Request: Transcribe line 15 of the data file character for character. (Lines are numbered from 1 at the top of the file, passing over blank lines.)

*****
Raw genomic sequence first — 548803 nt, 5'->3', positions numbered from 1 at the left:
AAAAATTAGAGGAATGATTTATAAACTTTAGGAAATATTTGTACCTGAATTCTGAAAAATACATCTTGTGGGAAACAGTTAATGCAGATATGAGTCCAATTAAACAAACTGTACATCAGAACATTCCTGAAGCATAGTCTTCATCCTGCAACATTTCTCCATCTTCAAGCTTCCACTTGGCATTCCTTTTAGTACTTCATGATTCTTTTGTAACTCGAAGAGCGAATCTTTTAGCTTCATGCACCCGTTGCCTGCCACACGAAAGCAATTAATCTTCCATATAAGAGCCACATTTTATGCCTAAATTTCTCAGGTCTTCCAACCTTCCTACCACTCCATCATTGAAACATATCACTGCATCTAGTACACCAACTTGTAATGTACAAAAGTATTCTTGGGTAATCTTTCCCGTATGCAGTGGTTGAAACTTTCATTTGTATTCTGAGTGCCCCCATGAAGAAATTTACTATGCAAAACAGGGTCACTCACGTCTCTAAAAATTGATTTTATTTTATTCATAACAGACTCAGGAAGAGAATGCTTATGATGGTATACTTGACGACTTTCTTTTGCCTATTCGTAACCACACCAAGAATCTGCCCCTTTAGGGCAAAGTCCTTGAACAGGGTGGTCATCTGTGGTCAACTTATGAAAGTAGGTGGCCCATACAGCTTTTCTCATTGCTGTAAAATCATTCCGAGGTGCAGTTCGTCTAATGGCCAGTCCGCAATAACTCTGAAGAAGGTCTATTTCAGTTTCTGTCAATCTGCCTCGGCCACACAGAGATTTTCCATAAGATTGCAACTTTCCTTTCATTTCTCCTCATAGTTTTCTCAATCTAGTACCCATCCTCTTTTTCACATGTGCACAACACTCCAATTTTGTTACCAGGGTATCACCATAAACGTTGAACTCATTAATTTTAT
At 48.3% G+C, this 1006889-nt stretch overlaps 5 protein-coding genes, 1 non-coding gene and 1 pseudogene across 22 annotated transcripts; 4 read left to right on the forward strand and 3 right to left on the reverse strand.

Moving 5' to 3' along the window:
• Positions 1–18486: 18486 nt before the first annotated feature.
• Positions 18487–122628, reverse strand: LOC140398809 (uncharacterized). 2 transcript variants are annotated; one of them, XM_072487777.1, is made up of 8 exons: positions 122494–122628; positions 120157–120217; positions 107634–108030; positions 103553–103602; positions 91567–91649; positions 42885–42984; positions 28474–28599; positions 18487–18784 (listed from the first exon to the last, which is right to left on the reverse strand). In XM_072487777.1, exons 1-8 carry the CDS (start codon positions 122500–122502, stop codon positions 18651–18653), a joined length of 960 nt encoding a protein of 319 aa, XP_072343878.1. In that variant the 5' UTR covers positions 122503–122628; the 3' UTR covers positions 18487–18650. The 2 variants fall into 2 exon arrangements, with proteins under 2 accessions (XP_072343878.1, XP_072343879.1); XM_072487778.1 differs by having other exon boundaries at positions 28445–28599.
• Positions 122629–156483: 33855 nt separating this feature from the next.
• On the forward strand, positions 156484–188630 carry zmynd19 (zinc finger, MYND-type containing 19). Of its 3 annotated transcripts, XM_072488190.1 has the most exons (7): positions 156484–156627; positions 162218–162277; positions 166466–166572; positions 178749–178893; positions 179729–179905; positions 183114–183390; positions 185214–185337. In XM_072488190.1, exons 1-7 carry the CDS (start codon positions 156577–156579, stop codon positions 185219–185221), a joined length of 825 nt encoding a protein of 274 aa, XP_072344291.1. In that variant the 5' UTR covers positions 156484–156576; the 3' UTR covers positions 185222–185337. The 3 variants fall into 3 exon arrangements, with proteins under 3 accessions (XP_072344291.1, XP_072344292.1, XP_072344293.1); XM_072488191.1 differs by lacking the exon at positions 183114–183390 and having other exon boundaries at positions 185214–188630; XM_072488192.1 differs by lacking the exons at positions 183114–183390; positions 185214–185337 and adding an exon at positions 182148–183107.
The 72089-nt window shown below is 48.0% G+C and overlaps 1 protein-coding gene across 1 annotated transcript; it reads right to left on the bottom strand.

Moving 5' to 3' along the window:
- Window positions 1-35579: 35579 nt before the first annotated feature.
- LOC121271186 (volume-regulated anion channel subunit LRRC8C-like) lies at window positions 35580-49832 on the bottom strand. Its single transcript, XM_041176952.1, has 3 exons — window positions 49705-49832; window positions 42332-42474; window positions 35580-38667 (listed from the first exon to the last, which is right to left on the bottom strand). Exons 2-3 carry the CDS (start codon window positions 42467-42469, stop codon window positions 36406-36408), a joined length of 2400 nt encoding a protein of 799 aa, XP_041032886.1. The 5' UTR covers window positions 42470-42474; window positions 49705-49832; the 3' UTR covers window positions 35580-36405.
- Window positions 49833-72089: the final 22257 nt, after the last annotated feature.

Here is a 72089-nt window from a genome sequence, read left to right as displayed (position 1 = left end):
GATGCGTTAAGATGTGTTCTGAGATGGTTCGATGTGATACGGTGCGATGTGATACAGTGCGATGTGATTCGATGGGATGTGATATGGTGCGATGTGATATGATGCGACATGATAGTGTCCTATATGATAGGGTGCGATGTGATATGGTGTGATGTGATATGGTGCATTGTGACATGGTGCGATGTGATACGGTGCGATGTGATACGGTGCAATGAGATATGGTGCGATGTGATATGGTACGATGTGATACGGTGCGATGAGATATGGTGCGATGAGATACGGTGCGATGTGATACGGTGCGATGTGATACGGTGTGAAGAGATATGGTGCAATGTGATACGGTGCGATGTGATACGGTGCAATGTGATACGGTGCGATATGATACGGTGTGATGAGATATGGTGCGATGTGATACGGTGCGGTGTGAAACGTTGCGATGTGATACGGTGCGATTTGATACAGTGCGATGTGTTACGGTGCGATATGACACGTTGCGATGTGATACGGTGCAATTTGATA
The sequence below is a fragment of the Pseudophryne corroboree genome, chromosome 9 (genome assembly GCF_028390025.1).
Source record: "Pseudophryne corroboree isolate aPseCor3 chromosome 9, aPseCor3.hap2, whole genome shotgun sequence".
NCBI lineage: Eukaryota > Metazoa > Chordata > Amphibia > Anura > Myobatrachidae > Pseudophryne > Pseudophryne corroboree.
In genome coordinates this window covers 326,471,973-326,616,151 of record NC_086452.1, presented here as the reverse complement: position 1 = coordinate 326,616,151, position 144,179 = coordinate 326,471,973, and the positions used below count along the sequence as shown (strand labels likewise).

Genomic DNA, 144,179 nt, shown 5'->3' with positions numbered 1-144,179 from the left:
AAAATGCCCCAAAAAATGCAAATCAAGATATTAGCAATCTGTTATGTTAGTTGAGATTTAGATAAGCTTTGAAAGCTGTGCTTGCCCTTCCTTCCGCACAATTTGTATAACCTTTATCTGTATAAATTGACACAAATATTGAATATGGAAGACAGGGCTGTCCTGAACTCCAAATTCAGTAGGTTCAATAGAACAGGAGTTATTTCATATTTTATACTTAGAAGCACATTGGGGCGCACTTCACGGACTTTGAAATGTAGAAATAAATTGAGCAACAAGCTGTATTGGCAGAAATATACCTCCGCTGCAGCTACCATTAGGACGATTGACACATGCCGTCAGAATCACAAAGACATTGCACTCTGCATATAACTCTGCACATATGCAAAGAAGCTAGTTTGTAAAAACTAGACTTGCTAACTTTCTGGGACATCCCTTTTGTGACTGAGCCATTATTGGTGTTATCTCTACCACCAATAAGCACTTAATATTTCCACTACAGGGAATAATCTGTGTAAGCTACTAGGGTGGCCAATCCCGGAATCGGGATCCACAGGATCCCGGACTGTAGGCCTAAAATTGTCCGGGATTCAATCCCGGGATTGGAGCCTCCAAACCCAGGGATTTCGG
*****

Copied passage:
GATGCGTTAAGATGTGTTCTGAGATGGTTCGATGTGATACGGTGCGATGTGATACAGTGCGATGTGATTCGATGGGATGTGATATGGTGCGATGTGATATGATGCGACATGATAGTGTCCTATATGATAGGGTGCGATGTGATATGGTGTGATGTGATATGGTGCATTGTGACATGGTGCGATGTGATACGGTGCGATGTGATACGGTGCAATGAGATATGGTGCGATGTGATATGGTACGATGTGATACGGTGCGATGAGATATGGTGCGATGAGATACGGTGCGATGTGATACGGTGCGATGTGATACGGTGTGAAGAGATATGGTGCAATGTGATACGGTGCGATGTGATACGGTGCAATGTGATACGGTGCGATATGATACGGTGTGATGAGATATGGTGCGATGTGATACGGTGCGGTGTGAAACGTTGCGATGTGATACGGTGCGATTTGATACAGTGCGATGTGTTACGGTGCGATATGACACGTTGCGATGTGATACGGTGCAATTTGATA